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Trappers’ Return (1851) was Bingham’s attempt at recapturing the lightning-strikes-once frisson of Fur Traders Descending the Missouri. It would be folly to pin the flat affect of this version on a more readily identifiable bear, but the painting isn’t much more than expert. Though Bingham’s luminism is more consistently applied, magic is markedly absent—as it is, for that matter, in the rest of the river paintings. Pictures like The Jolly Flatboatmen (1846) and Raftsmen Playing Cards (1847), whose raffish goings-on and mythic vistas prefigure The Adventures of Huckleberry Finn by some forty years, have their appeal. Still, even within the circumscribed purview of “Navigating the West,” Bingham’s classicist tendencies wear thin; an over-reliance on pictorial formula is readily discernible. Self-educated as an artist, Bingham achieved a certain level of skill, and his orchestrations of form—especially, the multi-figure compositions—are fairly deft, but orchestrations they remain. Poussin, whom the paintings bring to mind, uncovered paradise within immaculate artifice. For Bingham, artifice was misprised as truth. Rosy sentimentality prevails. The pictures cloy.

Bingham met with considerable success during his lifetime, not least because of the popularity of prints made after the river paintings (not all of which were authorized by the artist). His homegrown idylls are hard to deny. Who could resist the notion of a perpetually sunny day given to idle pursuits? That the way of life seen in his paintings was fast becoming a thing of the past was remarked upon by contemporary observers: Bingham’s ragamuffins were, as one writer had it, “doing almost too well” (italics in original). Be that as it may, the exhibition’s organizers have wisely cast their net on Bingham’s strongest work—examples of his portraiture, a few of which are on view at the Met, are stiff and amateurish—and they’ve done so in a manner that puts into relief Bingham’s not immoderate charms. If one canvas and one canvas alone constitutes his gift to history, so be it. The majority of artists are shuttled off to oblivion. Fur Traders Descending the Missouri guarantees that Bingham won’t meet that fate. “Navigating the West” reinforces the ghostly primacy of a peculiarly American masterwork.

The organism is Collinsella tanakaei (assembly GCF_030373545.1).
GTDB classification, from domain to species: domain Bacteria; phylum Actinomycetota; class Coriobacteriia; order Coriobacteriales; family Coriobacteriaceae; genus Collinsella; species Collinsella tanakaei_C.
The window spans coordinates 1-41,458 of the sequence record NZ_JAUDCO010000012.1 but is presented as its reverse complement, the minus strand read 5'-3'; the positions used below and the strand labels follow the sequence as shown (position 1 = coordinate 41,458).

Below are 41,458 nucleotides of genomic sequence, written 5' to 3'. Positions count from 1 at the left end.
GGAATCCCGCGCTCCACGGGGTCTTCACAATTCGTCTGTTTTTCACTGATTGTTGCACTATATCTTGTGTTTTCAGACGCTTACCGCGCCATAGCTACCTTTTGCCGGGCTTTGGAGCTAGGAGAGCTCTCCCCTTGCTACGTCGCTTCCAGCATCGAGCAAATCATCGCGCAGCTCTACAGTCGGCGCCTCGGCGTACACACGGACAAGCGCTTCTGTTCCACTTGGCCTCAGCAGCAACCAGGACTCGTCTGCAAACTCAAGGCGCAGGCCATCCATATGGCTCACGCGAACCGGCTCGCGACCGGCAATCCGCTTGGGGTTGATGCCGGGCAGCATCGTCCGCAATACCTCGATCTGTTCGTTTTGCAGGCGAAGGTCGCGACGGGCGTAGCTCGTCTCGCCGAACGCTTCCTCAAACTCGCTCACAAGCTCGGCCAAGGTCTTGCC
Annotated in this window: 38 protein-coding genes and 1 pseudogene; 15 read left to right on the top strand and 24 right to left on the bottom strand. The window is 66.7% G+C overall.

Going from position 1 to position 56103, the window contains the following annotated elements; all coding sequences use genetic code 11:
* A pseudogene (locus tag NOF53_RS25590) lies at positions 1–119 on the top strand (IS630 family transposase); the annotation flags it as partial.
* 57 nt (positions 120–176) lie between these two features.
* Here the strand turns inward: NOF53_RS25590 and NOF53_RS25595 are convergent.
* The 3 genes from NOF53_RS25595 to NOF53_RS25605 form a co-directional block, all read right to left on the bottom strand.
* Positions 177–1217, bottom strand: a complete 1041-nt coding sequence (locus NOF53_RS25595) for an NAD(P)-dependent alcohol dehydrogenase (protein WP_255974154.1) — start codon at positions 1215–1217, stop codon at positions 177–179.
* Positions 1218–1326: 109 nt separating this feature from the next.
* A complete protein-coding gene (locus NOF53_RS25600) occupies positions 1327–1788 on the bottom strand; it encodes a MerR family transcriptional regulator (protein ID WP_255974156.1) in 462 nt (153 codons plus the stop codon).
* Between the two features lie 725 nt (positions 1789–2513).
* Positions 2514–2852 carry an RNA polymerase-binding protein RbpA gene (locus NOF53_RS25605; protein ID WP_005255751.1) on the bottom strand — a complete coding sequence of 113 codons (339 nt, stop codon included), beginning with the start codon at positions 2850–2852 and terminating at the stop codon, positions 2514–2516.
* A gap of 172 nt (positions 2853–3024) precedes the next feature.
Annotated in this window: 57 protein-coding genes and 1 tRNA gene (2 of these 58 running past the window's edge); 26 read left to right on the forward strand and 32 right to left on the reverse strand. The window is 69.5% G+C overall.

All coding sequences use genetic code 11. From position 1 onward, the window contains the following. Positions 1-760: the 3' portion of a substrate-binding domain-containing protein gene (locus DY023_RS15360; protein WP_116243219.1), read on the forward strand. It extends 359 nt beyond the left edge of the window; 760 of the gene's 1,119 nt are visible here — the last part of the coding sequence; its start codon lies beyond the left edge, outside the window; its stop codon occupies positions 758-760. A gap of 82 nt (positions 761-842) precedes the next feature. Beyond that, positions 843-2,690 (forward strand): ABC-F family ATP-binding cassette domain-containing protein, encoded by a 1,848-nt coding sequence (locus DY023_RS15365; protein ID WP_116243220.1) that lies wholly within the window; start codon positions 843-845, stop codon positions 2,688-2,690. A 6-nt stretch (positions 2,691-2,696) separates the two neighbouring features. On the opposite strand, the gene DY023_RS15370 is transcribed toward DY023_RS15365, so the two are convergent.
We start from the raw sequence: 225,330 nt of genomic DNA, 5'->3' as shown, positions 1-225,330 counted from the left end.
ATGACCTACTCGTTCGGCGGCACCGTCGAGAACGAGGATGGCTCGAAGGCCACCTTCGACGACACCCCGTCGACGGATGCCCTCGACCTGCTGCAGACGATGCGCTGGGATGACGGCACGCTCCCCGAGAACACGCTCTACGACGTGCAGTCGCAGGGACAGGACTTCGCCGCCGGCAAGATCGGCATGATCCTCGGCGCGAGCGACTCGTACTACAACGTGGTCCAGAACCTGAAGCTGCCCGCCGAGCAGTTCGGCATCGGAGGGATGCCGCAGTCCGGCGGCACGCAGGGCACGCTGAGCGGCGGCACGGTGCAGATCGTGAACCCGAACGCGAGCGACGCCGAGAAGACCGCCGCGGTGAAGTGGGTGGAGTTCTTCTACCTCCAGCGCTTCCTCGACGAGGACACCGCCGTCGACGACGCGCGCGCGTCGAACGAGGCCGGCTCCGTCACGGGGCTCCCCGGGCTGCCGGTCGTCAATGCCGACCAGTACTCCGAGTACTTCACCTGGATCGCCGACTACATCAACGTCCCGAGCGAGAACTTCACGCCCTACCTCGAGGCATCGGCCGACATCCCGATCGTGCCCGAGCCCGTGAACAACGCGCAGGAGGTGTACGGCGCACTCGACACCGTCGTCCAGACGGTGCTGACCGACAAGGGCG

© 2015 Mario Naves

The review originally appeared in the September 2015 edition of The New Criterion.

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Comments

  • Joan Stack  On November 8, 2015 at 7: 16 pm

    Thanks for your insightful review of the recent Bingham exhibition and for your astute observation that the technical evidence said to “prove” that the creature in “Fur Traders” is a bear does nothing of the sort. (I believe the creature is s a mysterious, bear-like presence, but the drawing revealed in the infra-red photo– which could easily be a fox, remains ambiguous). I however heartily disagree with the suggestion that the other river paintings are “cloy.” Having studied Bingham in great depth as a scholar and curator at the State Historical Society of Missouri where the sublime “Watching the Cargo” is housed, I find that comment puzzling. These are not nostalgic feel-good pictures, though they may play that role in 21st century culture. The fact that the exhibition did not explore the socio-political context of paintings in much depth is unfortunate, but mark my words, there is much to explore! I was also taken aback by the suggestion that Bingham was a third-rate portrait painter. I will agree that the portraits in the exhibition were generally “amaturish,” but these were almost exclusively paintings done when the artist was in his 20s. You do a disservice to Bingham by suggesting that he never created anything better. The exhibition was concerned only with some of the artists earliest portraits representing people commercially involved in the river trade in the 1830s. Later Bingham created numerous exquisite and mature portraits, such as his 1876 masterpiece “Portrait of Vinnie Ream,” showing a “double” portrait of a female sculptress and her clay model bust of the recently deceased Abraham Lincoln.